I’ve been thinking about Love

love

“It’s better to be single, than to be with someone not worthy of your love.”

Wise advice from my mother. And being an asshole magnet, she ought to know. I looked down on girls who needed to always be in a relationship. I’d roll my eyes and scoff, thankful that I would never be like that.

Throughout high school my number one priority was getting out of Utah and back to California for university – so I worked and studied, studied and worked. Dating is not a thing in Utah, so thankfully I didn’t have that as a distraction.

My best friend wrote the Senior play for our final high school production. I played a quirky character who stood up and shouted, “Look at me, I’m a weird girl. No one wants to date a weird girl like me!” I laughed and laughed because I knew I’d be starting at USC soon and that’s when I’d go out on all the dates.

But I didn’t. Number of dates I had throughout my entire college career – zero. None. I was a weird girl! (Also, jr and sr year I was coming to terms with my sexuality, but that’s a whole other blog post).

“You just have to put yourself out there.” Not as helpful advice from my mother.

“But I do!” I’d exclaim. “I’m OUT THERE all the damn time!”

Of course, looking back, I really wasn’t. Desperate not to turn into an asshole magnet like my mother before me, I repelled anyone and everyone. I was desperately afraid of intimacy. I also had depression (which I’ve talked about in the past). And the thing about depression is that it feeds off loneliness. It wants you to be alone.

Well I’m just independent, I would argue. I don’t have time for another person. Relationships are hard work. But really, I was afraid. Afraid of being hurt. Afraid of showing someone all of my many flaws. Afraid that if they saw me entirely, they’d run for the hills.

Enter OKCupid. I moved to London for my masters and came to the realization that I actually didn’t want to be Perpetually Single Ashley anymore. I finally admitted (out loud to my best friend, the same one who wrote that lovely weird line for me) that I was ready to really put myself “out there.” I was 24, had barely been on a handful of dates, made enough stupidly drunk one night stands, never been in a relationship and, thus, had never been in love. So I read I blog about the data on OKCupid and nerded out over all the questions.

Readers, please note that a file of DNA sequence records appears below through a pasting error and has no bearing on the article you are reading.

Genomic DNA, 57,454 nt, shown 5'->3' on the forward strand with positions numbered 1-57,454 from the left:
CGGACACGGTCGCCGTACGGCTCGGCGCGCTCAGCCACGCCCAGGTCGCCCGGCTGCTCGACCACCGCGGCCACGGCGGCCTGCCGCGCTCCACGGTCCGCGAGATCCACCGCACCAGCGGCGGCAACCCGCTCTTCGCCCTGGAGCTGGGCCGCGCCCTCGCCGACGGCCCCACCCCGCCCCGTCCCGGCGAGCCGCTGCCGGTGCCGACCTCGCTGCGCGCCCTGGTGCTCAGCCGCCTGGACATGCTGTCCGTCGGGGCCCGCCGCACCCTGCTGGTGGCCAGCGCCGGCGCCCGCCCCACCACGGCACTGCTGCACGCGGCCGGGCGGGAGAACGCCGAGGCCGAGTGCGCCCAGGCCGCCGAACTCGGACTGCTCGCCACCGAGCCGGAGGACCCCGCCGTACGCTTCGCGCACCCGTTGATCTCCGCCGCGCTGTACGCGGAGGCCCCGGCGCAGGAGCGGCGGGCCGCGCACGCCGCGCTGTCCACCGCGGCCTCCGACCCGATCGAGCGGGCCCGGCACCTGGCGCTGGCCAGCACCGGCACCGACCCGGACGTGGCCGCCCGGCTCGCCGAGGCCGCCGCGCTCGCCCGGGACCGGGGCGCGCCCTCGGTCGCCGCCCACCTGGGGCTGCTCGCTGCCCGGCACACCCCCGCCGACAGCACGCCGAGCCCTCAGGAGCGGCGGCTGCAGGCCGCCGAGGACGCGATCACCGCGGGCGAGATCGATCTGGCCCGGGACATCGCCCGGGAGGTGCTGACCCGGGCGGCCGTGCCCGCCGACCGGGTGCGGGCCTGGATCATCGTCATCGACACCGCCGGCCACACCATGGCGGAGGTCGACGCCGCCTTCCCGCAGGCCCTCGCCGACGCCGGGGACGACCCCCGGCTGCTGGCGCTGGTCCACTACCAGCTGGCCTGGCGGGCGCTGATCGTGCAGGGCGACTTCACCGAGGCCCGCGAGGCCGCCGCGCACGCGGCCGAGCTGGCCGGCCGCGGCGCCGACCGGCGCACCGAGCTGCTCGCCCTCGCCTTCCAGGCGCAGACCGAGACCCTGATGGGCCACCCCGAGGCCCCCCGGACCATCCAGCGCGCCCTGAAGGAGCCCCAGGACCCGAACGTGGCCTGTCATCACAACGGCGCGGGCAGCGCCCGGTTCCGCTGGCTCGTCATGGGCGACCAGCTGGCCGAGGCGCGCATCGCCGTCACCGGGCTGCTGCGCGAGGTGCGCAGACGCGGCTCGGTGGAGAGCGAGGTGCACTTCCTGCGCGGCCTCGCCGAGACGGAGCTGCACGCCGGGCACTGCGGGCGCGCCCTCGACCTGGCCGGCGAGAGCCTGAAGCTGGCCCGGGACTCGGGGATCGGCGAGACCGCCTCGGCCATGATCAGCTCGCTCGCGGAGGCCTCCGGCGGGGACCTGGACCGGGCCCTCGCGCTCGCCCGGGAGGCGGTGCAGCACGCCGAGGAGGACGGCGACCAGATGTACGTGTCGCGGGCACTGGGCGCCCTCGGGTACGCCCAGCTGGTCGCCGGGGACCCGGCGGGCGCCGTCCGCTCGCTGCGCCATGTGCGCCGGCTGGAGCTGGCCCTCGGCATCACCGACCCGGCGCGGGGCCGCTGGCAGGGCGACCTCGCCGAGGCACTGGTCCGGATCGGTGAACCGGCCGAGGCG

At the end of the profile it says “Message me if…” And knowing I wanted a nerd (and definitely not anyone in the arts) I put, “You know who Carl Sagan is.”

And that’s how I met Fin. I wasn’t sure about him at first until we were midway through eating and he made a Sarah Palin joke. After that, I was smitten. He was so nice and lovely, funny and smart. I didn’t know men could be that gentle and sweet. I thought I was going to break his heart.

But I didn’t. Two weeks later he asked, “soooo, boyfriend girlfriend?” I jokingly hemmed and hawed, saying yes. Though a part of me was terrified. He hadn’t seen me depressed or have an anxiety attack by this point. He hadn’t seen my deeply rooted insecurities, or my anger, or my bouts of uncontrollable crying.

Thankfully he wasn’t fazed by any of this.